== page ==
The Year in Review
Our Top Stories of 2019
From turmoil in northeastern Syria to censorship in China, here are the stories that caught our readers’ attention this year.
2019 has been full of dramatic international stories that look set to continue in the new year: Pro-democracy advocates marching against the government in Hong Kong, U.S. President Donald Trump facing potential impeachment over his dealings with Ukraine, and British Prime Minister Boris Johnson leading his Conservatives to a big majority and a mandate to push through a Brexit deal.
What has captured Foreign Policy readers’ attention? Here are our top 10 stories—as measured by traffic on our website—this year:
by Mazloum Abdi, Oct. 13
On Oct. 6, the Trump administration abruptly announced it would begin withdrawing U.S. troops from northeastern Syria, where it was supporting the Kurdish-led Syrian Democratic Forces (SDF). The move immediately threatened the region’s fragile peace. Days later, Turkey launched a swift offensive against the Kurdish militias, pushing them to turn to Russia and the Syrian government led by President Bashar al-Assad. More than 200,000 people have been displaced. Shortly after the Turkish incursion, SDF Commander in Chief Mazloum Abdi explained why he was ready to strike a deal with Assad and Russia.
by Mikheil Saakashvili, March 15
Russian President Vladimir Putin has teased military adventurism this year, contributing to rising tensions with NATO. Military aggression has always served to bolster his domestic popularity when it dips, and as Putin’s approval ratings have fallen sharply this year, another crisis could be on the horizon. Mikheil Saakashvili, the president of Georgia when Russia invaded in 2008, argues that Putin’s next land grab isn’t likely to be an ex-Soviet state but instead a non-NATO country in Europe, such as Sweden or Finland.
by Lara Seligman, Nov. 23
This year, Iran has undermined stability in the Middle East, particularly by supporting proxy forces in attacks against its neighbors. Facing harsh U.S. sanctions that have devastated its economy, Iran has allegedly carried out or sponsored attacks against commercial shipping and oil infrastructure in the Persian Gulf, including a strike against Saudi Aramco in September. In an interview in November, U.S. Central Command’s Gen. Kenneth McKenzie told Foreign Policy’s Lara Seligman that he thinks it is “very possible” that Iran will attack again.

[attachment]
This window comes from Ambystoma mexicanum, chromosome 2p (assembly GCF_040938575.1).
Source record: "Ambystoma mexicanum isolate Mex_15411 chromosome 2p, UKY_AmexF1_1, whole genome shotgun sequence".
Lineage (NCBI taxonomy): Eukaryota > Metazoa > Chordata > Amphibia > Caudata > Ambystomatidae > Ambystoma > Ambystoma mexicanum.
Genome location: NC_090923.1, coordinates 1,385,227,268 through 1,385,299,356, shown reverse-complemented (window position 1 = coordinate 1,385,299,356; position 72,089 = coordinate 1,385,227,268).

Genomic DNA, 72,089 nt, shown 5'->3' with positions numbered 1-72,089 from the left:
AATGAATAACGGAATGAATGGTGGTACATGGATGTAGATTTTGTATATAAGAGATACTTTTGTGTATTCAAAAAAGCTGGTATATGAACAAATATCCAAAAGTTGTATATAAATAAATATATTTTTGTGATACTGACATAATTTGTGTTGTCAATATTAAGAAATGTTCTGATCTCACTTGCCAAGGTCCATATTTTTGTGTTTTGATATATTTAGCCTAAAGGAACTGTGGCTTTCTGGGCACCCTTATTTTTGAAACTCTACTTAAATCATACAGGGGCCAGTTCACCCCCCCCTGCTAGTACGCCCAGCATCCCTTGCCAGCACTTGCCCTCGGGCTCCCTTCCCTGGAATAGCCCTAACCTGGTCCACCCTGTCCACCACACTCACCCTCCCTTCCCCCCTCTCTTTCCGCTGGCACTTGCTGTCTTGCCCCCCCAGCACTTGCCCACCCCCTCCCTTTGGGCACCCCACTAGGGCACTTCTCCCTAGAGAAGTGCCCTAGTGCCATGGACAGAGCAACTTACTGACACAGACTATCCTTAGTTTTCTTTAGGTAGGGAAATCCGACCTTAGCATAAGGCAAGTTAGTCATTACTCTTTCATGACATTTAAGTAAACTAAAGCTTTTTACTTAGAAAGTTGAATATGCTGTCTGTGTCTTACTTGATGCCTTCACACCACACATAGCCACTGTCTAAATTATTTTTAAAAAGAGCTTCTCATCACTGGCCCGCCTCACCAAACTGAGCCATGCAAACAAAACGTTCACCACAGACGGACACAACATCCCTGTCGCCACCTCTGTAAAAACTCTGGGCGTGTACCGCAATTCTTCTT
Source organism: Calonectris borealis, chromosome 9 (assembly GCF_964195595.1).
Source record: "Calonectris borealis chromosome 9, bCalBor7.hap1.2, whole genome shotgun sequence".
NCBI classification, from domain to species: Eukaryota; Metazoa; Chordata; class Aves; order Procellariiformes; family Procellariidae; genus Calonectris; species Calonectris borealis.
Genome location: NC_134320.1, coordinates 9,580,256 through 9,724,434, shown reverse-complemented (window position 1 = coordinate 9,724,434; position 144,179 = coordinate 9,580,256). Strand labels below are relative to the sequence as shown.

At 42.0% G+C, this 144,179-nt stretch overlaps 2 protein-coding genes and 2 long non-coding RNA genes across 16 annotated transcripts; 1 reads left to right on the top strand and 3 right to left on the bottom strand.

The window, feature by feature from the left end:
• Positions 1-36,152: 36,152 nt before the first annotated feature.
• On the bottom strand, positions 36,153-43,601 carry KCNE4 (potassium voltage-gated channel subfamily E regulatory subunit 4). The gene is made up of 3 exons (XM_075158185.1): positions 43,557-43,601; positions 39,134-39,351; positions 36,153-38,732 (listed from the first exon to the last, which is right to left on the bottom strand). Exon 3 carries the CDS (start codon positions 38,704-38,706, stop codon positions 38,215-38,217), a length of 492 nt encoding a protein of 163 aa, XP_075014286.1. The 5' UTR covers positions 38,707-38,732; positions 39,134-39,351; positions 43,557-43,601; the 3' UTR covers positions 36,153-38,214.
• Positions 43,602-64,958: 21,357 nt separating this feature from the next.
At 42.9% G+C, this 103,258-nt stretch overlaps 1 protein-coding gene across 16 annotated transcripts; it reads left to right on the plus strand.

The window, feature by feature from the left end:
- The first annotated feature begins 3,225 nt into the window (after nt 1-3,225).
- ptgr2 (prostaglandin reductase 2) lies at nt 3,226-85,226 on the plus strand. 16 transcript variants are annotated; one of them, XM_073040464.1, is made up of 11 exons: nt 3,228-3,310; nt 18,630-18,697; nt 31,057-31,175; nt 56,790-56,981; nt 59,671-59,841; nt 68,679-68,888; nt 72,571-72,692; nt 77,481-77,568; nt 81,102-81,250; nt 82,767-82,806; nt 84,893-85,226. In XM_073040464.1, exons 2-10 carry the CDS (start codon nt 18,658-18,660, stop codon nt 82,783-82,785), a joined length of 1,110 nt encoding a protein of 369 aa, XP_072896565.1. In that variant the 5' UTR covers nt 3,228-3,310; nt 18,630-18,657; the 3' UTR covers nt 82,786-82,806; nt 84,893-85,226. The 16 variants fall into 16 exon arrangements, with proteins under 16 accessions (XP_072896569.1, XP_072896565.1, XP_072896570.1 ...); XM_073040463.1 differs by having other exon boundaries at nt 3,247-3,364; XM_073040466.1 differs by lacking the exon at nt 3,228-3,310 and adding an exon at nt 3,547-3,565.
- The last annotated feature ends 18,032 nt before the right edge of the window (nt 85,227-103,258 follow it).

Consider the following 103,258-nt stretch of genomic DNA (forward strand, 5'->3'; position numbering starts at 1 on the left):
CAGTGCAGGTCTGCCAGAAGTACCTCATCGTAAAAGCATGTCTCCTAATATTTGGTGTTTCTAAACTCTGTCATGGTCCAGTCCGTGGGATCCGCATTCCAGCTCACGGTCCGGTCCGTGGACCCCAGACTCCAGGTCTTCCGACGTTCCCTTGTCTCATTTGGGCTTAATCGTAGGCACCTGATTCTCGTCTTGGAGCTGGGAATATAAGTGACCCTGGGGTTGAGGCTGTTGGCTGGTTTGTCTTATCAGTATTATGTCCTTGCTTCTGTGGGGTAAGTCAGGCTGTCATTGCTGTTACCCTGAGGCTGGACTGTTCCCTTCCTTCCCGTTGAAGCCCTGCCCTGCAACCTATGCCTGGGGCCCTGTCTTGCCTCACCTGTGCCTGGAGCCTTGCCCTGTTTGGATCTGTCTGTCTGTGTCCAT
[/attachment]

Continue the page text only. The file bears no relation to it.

by Ola Salem, July 10
In July, news emerged that Princess Haya bint al-Hussein—the best-known wife of Dubai’s ruler, Sheikh Mohammed bin Rashid Al Maktoum—had fled the royal family, the second woman to do so since last year. Princess Haya’s departure was part of a notable trend in the Arab world: women fleeing violence in their homes to seek safety abroad, Ola Salem writes. Her departure shows that “even women in the region’s ruling class are quietly suffering,” Salem writes.
by Reid Standish and Robbie Gramer, March 7
This year, the U.S. State Department has repeatedly refused to engage with Trump critics, both at home and abroad. This aversion to criticism has led to unconventional diplomatic outcomes such as the resignation of U.K. Ambassador to the United States Kim Darroch, after his candid emails about the Trump administration were leaked in July. Back in March, Foreign Policy broke the story that the State Department had rescinded the offer of an award to the Finnish investigative journalist Jessikka Aro after officials discovered she had criticized Trump on Twitter. Already set to attend the ceremony, Aro was caught by complete surprise.